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Business News/ Companies / McDonald’s new pitch to inflation-weary eaters: a meal for $5

McDonald’s new pitch to inflation-weary eaters: a meal for $5


Fast-food chain and franchisees agreed to offer monthlong promotion subsidized by Coca-Cola.

McDonald’s New Pitch to Inflation-Weary Eaters: A Meal for $5Premium
McDonald’s New Pitch to Inflation-Weary Eaters: A Meal for $5

McDonald’s plans to sell a $5 meal bundle this summer as the burger giant seeks to hang on to cost-conscious consumers, and rivals ramp up promotions.

The chain’s U.S. restaurants will sell a McDouble or McChicken sandwich with small fries, a small soft drink and a four-piece Chicken McNuggets for $5. The roughly monthlong promotion is set to begin June 25.

McDonald’s said Wednesday that offering nationally advertised value deals is meaningful for its customers. “That’s been true since our very beginning and never more important than it is today," the company said.

Restaurant chains broadly are pushing deals this year to battle declining customer traffic. Many consumers have grown fatigued with the high cost to eat out, leading them to visit restaurants less often and pare back their spending when they do.

McDonald’s said last month that it had lost its lead on affordability in a few U.S. markets, and that its domestic restaurants would benefit from a national approach to meal deals, breakfast promotions and other value offerings. U.S. franchisees had returned to prepandemic levels of profitability in their restaurants, and could afford to put some of their profits into value offerings now, the company said.

Franchisees, which account for the lion’s share of McDonald’s operators, set most menu prices in their locations. Restaurants in the U.S. offer dozens of local deals, but that can lead to a patchwork of pricing that sometimes frustrates customers.

Coca-Cola is slated to kick in $4.6 million to subsidize costs associated with the deal, according to internal emails viewed by The Wall Street Journal. Coca-Cola, McDonald’s longtime beverage supplier, didn’t immediately respond to requests for comment.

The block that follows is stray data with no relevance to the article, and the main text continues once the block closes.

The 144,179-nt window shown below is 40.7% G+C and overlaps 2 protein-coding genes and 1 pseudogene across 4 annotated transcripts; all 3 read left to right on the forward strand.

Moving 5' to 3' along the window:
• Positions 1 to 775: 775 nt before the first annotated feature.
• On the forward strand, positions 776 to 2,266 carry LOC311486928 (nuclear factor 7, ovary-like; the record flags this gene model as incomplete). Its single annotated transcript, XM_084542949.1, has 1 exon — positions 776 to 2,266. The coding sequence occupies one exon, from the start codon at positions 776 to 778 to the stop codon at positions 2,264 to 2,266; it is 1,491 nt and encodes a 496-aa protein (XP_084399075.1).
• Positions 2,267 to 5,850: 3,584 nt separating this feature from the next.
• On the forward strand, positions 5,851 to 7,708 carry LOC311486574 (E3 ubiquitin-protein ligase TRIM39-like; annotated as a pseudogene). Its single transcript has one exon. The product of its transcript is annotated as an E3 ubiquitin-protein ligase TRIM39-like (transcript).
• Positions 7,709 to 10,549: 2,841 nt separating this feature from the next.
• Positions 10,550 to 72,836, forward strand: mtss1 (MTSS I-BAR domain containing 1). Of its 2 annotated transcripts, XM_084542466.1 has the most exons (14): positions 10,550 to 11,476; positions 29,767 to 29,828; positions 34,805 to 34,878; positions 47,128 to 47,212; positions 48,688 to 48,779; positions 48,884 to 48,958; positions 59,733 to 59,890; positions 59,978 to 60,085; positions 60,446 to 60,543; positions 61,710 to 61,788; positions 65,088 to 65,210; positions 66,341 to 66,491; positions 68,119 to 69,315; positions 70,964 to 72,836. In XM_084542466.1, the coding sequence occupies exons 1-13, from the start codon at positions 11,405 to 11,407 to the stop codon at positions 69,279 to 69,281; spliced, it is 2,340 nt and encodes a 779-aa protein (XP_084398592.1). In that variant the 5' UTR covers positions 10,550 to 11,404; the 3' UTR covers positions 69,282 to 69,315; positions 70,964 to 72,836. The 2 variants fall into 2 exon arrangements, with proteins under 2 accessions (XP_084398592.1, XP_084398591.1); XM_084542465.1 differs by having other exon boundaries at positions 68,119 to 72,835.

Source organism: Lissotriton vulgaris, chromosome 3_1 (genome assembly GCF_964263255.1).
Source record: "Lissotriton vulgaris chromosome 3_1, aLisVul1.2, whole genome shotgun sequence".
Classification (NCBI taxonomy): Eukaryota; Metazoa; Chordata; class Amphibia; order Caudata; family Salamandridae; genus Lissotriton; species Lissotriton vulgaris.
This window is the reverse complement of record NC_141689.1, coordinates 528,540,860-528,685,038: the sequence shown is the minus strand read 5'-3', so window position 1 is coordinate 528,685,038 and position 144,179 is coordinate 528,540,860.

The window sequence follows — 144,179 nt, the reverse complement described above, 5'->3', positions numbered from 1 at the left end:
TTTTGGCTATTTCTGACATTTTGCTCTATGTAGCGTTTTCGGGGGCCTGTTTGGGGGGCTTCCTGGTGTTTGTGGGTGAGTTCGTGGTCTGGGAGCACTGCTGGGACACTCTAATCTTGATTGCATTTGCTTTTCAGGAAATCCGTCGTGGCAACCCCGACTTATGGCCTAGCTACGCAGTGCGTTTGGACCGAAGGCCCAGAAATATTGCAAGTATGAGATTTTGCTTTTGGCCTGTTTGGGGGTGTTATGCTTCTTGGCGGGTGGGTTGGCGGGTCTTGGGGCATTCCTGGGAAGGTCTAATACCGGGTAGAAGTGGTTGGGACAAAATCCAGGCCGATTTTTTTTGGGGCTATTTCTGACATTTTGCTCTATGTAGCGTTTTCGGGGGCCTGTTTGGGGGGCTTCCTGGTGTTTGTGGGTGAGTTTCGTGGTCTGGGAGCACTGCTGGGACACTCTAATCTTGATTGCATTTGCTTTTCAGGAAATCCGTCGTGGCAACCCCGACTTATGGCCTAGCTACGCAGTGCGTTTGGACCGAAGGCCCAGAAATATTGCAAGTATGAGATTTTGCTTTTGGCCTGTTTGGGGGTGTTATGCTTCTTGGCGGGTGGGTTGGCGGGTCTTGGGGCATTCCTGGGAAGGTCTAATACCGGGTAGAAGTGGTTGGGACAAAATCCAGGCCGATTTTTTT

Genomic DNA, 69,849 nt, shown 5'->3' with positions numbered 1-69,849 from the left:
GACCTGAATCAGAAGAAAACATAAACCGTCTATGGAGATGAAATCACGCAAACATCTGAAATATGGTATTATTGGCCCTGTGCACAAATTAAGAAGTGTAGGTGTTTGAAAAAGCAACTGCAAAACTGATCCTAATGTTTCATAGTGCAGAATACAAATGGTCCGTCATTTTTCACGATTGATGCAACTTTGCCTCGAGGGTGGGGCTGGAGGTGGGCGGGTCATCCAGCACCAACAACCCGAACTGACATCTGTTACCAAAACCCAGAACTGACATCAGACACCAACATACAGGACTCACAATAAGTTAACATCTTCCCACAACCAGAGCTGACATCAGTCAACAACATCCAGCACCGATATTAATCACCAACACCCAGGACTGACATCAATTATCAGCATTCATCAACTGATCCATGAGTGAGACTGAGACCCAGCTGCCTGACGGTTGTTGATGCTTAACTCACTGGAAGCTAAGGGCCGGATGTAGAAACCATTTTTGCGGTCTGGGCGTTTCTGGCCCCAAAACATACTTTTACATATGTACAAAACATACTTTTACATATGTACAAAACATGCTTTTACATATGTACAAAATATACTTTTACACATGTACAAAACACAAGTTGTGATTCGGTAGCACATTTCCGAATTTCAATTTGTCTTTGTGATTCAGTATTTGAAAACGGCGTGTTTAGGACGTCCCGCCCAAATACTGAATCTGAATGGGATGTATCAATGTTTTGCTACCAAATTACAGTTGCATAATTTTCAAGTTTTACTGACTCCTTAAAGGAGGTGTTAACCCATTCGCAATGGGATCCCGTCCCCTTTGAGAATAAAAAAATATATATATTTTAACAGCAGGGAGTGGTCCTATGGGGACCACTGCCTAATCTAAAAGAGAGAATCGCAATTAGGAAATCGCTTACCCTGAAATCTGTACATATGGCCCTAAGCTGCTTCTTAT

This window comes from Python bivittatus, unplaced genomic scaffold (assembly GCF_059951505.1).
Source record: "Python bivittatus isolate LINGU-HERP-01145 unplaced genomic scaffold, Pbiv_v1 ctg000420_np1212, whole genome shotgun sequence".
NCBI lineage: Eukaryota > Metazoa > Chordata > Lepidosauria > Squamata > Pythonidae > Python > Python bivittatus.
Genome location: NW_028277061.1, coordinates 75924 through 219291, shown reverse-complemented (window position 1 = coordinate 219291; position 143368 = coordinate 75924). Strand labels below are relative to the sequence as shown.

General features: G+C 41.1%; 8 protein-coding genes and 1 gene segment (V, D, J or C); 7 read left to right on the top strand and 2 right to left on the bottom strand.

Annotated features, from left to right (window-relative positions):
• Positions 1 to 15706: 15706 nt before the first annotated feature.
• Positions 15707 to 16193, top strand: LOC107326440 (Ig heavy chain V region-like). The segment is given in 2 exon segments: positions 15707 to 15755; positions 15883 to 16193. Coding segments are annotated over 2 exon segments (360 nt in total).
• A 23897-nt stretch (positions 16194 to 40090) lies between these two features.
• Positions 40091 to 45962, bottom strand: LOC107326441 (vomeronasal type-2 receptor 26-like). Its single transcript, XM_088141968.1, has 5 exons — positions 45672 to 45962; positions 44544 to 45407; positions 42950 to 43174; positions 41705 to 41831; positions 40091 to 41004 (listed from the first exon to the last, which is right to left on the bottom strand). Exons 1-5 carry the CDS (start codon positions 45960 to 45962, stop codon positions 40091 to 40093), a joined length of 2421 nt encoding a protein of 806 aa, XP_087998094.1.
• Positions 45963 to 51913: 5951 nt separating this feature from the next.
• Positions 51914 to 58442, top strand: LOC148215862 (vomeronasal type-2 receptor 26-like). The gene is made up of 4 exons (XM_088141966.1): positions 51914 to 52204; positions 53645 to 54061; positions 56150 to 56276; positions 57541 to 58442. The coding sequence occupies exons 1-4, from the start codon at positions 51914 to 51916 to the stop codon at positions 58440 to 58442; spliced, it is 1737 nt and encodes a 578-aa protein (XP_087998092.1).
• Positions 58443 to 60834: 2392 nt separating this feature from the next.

The new discount plan sparked internal debate between the company and U.S. franchisees over the deal’s components and whether it would drive enough business to justify the discounts.

“Our sales and guest-count momentum has slowed considerably," a McDonald’s owner said in one email sent to fellow operators last week leading up to franchisee votes on whether to back the deal. “The fact is that we’ve lost our momentum and we need to get it back."

McDonald’s thanked operators for swiftly approving the deal in an internal message Tuesday night. Bloomberg earlier reported on the chain’s plan to launch the meal deal.

U.S. fast-food traffic declined 3.5% in the first three months of this year compared with the same period in 2023, according to market-research firm Revenue Management Solutions. Starbucks and Wendy’s are among the chains that reported declines in customer traffic in their most recent quarters compared with last year.

The pace of food inflation in restaurants has slowed over the past year, but eating out costs much more than it once did. Fast-food prices in April were 33% higher than 2019 levels, according to the Labor Department.

In recent earnings calls, restaurant executives said that they are sharpening the deals they offer to lure back customers and remain competitive with rivals. Jack in the Box said during a Tuesday investor call that the chain will introduce a “Munchies under $4" deal later this month, while advertising promotions for the rest of the year.

“We know the competition is doing that. So we will be in that game," Jack in the Box CEO Darin Harris said.

Casual-dining chains such as Chili’s and Applebee’s also are increasingly wooing fast-food customers with deals, including on burgers and fries.

McDonald’s still advertises a tiered $1, $2 and $3 value menu it first introduced at U.S. restaurants in 2018, but the number of items listed on it has dropped as franchisees have increased prices in response to inflation. In downtown Chicago earlier this week, for example, four items were on sale at prices of $1.99 to $3.69 during lunch.

Prior to the company’s earnings call last month, McDonald’s pitched a deal including four menu items for $5 or $6 to a chain committee with oversight over promotions, according to people familiar with the discussions. Some operators didn’t approve of it amid concerns it wouldn’t drive enough traffic and would cost too much, they said.

The company had subsequent discussions and gave additional presentations to franchisees. Last week, the four items for $5 deal moved out of committee and U.S. franchisees broadly voted on it this week.

The National Owners Association, a group of U.S. McDonald’s franchisees, said it supported the deal, though it wished the company kicked in more money to support the offer.

John Palmaccio, a McDonald’s owner who chairs the operators’ advertising fund, said that the company and operators are coming together to deliver affordable meals at a time when customers need it. “This is the power and promise of the Golden Arches," he said.

Write to Heather Haddon at

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